Going For Distance
Steve Kolowich, Inside Higher Ed.
Online education is no longer a peripheral phenomenon at public universities, but many academic administrators are still treating it that way.
So says a comprehensive study released today by the Association of Public and Land-Grant Universities (APLU) and the Sloan National Commission on Online Learning, which gathered survey responses from more than 10,700 faculty members and 231 interviews with administrators, professors, and students at APLU institutions.
“I think it’s a call to action,” said Jack Wilson, president of the University of Massachusetts and chair of the Sloan online learning commission. “The leadership of universities has been trying to understand exactly how [online education] fits into their strategic plans, and what this shows is that faculty are ahead of the institutions in these online goals.”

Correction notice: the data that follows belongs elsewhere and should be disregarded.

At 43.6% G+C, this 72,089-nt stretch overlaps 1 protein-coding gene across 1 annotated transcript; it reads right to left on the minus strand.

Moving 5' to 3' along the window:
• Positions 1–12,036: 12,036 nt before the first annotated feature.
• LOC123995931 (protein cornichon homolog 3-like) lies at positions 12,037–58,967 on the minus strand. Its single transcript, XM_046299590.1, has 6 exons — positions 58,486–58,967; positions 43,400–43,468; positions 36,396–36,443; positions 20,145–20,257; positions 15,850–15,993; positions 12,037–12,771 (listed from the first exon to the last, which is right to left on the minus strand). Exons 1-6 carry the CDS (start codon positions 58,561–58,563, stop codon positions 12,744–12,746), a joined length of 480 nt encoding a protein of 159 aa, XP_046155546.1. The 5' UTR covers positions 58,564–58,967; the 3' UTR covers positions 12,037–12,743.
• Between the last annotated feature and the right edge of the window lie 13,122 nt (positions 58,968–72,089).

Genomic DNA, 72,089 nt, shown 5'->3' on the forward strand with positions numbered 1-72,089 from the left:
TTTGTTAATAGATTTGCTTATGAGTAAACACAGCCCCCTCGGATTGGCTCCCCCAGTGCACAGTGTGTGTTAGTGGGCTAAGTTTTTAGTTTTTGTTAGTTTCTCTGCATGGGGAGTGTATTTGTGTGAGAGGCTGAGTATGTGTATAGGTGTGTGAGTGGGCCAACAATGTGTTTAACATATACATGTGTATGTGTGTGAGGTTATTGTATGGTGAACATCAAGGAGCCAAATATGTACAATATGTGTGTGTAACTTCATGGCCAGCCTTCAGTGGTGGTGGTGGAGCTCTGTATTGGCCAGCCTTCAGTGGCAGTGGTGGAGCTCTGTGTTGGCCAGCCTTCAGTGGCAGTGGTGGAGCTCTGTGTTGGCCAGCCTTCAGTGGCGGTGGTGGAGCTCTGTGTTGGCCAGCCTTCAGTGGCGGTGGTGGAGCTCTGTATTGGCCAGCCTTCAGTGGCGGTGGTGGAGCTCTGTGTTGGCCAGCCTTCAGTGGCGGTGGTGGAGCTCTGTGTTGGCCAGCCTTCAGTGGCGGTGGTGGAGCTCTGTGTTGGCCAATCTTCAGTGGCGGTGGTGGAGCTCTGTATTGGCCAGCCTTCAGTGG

According to the study, professors are open to teaching online courses (defined in the study as courses where at least 80 percent of the course is administered on the Web), but do not believe they are receiving adequate support from their bosses. On the whole, respondents to the faculty survey rated public universities “below average” in seven of eight categories related to online education, including support for online course development and delivery, protection of intellectual property, incentives for developing and delivering online courses, and consideration of online teaching activity in promotion and tenure decisions.
Still, more than a third of the faculty respondents had developed and taught an online course.
Read the full article at the Inside Higher Ed link below…